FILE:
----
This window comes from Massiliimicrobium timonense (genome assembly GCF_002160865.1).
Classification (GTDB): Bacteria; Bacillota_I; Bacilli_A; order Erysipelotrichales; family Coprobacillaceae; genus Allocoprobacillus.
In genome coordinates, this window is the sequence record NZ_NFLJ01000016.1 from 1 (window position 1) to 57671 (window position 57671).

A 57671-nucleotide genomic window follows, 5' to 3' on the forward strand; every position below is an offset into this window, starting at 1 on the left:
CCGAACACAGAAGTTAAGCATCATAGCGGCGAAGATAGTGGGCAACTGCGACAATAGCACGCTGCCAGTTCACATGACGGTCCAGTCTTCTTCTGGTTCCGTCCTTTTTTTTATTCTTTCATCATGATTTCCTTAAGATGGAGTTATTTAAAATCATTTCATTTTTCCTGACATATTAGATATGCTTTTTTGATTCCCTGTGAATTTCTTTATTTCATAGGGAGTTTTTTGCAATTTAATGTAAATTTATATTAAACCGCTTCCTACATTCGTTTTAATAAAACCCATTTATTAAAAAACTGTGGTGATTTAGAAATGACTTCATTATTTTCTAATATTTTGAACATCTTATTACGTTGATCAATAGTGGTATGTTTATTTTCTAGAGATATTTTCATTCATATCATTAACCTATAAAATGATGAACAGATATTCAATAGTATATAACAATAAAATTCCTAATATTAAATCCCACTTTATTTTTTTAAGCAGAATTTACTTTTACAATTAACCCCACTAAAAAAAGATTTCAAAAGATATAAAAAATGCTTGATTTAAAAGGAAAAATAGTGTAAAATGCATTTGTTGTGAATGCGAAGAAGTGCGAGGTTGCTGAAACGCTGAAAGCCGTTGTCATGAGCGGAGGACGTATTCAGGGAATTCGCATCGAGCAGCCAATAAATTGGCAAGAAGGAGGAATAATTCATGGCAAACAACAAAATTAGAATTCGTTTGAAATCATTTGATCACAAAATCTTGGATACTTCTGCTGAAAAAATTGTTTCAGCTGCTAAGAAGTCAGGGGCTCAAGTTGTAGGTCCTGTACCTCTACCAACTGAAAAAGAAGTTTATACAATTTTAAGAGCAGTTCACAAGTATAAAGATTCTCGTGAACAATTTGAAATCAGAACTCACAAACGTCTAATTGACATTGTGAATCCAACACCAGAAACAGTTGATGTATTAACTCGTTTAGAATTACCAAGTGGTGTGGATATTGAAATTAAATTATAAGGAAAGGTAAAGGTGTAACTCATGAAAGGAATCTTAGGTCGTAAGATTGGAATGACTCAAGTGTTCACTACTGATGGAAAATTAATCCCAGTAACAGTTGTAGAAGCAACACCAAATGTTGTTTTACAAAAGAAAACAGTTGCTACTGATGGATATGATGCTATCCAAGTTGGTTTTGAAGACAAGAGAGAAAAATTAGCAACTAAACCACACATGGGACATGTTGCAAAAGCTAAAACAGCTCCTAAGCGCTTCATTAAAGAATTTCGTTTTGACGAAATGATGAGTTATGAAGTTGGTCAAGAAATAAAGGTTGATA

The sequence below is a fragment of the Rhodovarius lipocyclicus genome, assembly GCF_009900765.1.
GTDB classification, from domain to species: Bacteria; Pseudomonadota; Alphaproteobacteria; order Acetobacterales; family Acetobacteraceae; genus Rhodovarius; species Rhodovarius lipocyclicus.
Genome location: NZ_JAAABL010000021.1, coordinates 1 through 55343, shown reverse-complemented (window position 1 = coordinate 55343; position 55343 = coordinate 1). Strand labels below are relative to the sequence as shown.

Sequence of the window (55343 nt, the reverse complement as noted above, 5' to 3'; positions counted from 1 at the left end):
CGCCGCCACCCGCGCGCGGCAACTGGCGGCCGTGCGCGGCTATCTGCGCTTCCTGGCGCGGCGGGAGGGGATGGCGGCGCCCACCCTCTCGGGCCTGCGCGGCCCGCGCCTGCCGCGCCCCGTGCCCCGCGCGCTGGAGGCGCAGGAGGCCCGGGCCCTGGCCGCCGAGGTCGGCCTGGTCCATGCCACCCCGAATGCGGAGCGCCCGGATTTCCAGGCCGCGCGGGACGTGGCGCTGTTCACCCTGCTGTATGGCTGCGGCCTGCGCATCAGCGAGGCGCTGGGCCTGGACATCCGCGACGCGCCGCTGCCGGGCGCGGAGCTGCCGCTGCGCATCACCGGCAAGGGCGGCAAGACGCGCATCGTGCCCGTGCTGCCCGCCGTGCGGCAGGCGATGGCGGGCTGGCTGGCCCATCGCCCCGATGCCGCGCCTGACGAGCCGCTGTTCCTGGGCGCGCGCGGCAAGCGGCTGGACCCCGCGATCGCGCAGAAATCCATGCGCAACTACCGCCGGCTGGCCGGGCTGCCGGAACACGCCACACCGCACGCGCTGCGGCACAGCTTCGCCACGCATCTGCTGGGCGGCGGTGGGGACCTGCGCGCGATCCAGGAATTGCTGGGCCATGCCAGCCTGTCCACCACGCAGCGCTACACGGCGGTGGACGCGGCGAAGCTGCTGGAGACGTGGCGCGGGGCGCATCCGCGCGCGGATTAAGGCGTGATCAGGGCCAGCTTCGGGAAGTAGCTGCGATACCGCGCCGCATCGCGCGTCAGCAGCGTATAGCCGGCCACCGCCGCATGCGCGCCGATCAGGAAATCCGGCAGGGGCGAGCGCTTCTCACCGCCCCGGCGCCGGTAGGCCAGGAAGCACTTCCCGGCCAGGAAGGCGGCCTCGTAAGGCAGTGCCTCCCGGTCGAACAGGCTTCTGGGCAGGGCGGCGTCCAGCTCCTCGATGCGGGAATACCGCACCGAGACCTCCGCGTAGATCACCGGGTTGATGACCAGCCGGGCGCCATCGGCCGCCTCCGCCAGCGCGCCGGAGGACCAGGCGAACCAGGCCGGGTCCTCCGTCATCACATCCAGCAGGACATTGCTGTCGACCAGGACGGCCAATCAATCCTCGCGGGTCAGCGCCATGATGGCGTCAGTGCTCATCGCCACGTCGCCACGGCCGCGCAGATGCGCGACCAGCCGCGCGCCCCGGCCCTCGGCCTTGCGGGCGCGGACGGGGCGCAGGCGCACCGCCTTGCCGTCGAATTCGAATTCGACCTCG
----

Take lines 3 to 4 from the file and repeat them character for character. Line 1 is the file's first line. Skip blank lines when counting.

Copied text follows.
In genome coordinates, this window is the sequence record NZ_NFLJ01000016.1 from 1 (window position 1) to 57671 (window position 57671).

A 57671-nucleotide genomic window follows, 5' to 3' on the forward strand; every position below is an offset into this window, starting at 1 on the left: